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Abbreviation Token (hex) Version(s) Classification
SPRSAV SPR{Shift+S} FE 16 7.0 Command and Statement

SPRSAV { { sourceSprite , { saveSprite image2 } } | { image1 , { saveSprite | image2 } } }
Parameters Type Legal Value(s) Default Value Note(s)
sourceSprite Unsigned Byte
1 to 8
saveSprite Unsigned Byte 1 to 8  
image1 String  67 bytes*   *should be with SPRSAV or SSHAPE
image2 String variable      Must be a variable, not a literal or expression 
Data initialization / State management; Copy a sprite definition to a string or another sprite, or initialize a sprite definition from a string.
SPRSAV provides three ways to read/write (load/store) a SPRITE's image definition:
  1. SPRSAV sourceSprite, saveSprite will copy the image of sourceSprite into saveSprite
  2. SPRSAV sourceSprite, image2 will copy a SPRITE's image into a string (compatible with GSHAPE)
  3. SPRSAV image1, saveSprite will copy an image string (presumably made with SPRSAV or SSHAPE) into a SPRITE
SPRSAV also allows a fourth form: SPRSAV image1, image2.  However, this form does not (neccessarily) copy sprite data; it is equivalant to LET.
The third form is often used in a program to initialize the image of a sprite (an alternative is to BLOAD sprite image(s)).  The second form may occassionaly be used to create a "stamp" that may be drawn repeatedly on a bitmap.  The first form is rarely used, except in direct mode (program design).  The fourth form is just silly.
The first form works flawlessly assuming the Syntax is correct and the sourceSprite and saveSprite are both the same "color type" (both high-resolution or both multi-color).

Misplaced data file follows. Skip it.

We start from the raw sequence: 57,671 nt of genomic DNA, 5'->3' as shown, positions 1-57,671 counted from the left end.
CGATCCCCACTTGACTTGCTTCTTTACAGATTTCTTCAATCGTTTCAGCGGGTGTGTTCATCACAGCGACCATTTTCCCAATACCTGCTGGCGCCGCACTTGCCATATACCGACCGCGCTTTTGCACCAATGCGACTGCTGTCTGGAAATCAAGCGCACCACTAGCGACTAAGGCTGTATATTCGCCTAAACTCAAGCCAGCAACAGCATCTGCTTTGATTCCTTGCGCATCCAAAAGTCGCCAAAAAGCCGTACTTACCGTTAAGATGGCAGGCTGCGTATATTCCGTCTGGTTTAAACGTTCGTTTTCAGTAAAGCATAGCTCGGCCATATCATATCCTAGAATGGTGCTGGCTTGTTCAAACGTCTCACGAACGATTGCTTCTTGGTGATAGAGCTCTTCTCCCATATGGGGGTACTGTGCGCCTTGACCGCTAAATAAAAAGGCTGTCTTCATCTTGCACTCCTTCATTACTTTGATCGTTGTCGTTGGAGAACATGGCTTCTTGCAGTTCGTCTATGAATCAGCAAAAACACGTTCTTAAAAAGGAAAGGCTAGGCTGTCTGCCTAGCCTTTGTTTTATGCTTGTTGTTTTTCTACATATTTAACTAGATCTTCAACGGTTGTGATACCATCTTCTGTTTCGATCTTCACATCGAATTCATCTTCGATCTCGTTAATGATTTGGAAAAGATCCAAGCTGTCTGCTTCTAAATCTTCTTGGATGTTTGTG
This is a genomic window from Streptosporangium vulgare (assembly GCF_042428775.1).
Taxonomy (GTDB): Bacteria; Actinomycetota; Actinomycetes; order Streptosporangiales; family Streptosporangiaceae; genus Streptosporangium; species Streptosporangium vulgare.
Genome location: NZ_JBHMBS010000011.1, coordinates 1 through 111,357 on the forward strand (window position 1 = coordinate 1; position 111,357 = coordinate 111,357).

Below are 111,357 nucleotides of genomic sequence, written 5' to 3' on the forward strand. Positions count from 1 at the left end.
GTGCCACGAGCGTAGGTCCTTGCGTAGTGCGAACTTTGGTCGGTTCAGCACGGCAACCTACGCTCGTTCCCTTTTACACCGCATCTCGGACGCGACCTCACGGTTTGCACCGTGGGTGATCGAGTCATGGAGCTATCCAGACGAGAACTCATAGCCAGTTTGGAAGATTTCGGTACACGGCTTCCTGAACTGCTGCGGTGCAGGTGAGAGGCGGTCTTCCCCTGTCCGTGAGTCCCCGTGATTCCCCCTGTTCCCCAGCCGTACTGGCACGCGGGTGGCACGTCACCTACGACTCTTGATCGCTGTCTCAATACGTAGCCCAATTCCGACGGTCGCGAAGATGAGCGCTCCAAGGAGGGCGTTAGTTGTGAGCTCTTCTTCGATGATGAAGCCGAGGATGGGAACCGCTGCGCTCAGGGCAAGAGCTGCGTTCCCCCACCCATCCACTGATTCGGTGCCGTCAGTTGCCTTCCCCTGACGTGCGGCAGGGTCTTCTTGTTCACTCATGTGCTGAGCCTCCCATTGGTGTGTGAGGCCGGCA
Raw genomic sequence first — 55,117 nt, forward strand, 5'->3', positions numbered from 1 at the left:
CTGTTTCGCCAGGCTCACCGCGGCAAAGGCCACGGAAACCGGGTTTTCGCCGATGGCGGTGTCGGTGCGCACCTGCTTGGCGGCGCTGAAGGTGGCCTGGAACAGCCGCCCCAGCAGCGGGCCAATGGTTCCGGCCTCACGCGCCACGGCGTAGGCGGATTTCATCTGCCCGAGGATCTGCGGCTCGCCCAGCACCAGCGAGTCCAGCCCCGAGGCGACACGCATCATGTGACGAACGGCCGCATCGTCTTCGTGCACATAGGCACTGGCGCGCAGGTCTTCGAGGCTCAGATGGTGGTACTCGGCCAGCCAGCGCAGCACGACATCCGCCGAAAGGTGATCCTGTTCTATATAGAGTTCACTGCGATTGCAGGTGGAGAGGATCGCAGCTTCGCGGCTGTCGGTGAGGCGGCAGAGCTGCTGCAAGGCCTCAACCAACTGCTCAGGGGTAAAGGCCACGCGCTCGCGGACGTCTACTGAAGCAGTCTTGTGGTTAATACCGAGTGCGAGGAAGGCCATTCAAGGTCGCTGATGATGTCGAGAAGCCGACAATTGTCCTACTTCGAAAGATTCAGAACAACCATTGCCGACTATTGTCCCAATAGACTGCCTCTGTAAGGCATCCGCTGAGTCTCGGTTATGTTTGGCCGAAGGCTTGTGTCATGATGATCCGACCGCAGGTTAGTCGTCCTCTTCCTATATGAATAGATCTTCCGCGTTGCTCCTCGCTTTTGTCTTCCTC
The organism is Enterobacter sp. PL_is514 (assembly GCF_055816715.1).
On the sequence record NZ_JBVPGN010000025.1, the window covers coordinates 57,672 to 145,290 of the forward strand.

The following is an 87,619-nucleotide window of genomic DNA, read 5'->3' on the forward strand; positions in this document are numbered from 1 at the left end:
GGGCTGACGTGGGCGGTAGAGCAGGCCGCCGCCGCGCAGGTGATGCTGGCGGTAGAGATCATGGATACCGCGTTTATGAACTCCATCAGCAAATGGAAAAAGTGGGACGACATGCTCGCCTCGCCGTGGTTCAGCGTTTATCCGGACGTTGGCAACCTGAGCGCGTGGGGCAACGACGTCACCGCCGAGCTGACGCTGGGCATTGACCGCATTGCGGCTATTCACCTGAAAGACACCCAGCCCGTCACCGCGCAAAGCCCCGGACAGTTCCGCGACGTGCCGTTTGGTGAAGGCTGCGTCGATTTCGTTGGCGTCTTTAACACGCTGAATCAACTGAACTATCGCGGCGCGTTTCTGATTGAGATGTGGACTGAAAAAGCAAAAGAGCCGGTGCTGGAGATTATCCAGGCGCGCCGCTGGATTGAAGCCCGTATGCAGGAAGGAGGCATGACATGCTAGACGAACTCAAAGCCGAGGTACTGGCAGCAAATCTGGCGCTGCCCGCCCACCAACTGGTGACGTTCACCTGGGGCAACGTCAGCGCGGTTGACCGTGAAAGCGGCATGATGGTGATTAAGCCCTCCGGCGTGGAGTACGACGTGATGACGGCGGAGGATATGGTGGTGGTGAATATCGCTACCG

The second form creates (or replaces) a string which holds an image of the sprite.  This may be used in subsequent SPRSAV statements, or with GSHAPE to "stamp" the bitmap with the image.  The resulting image string will be 67 bytes which consists of 63 bytes for the sprite image itself, plus a 4-byte "footer" used by GSHAPE (describes the dimensions of the image).
For the third form, image1 is a string which should have been created with SPRSAV or SSHAPE.  If not, strange images will result (but there will be no error if the Syntax is correct).  An image created with SSHAPE should always be 21 pixels tall and either 24 or 12 pixels wide, depending if you want a high-resolution or multi-color SPRITE, respectively.  The SSHAPE image should have come from high-resolution or multi-color bitmap respectively.  If not, the SPRITE will receive a strange image.
In forms 2 and 4, image2 must be a string variable (not a literal or expression), otherwise SYNTAX ERROR will occur.
If a parameter is omitted or is invalid, or if any extra parameter(s) are given, then SYNTAX ERROR is generated.  If image1 or image2 (when present) is not a string, or sourceSprite or saveSprite (when present) is not numeric, then TYPE MISMATCH ERROR occurs.  The values for sourceSprite and/or saveSprite may be manually converted from string to numeric with VAL.  Floating-point values of sourceSprite and/or saveSprite are automatically converted with INT.  If any parameter is not a Legal Value (see above) an ILLEGAL QUANTITY ERROR is generated.
Note that a SPRITE has more properties that define it besides its image (see SPRITE).  SPRSAV does not copy any sprite characteristics other than the image pixels.  In particular, no color information is copied.
Once you haved saved an image, it is easy to make copies in memory with simple variable assignments (see LET), although there is seldom any reason to do this.
SPRSAV 1,2    :REM copy image of SPRITE 1 to SPRITE 2

SPRSAV 1,A$   :REM copy image of SPRITE 1 to string A$

SPRSAV 1,"?"  :REM copy image of SPRITE 1 to string "?"

SPRSAV "!",2  :REM copy 'image' "!" to SPRITE 2 (results in garbage)

SPRSAV A$,2   :REM copy image A$ (saved SPRITE 1) to SPRITE 2

SPRSAV A$,B$  :REM same as LET B$ = A$

SPRSAV "!",C$ :REM same as LET C$ = "!"

PRINT C$      :REM proof

If you try those examples, then afterwards you can use GSHAPE A$,x,y to stamp the bitmap with an image of sprite 1.
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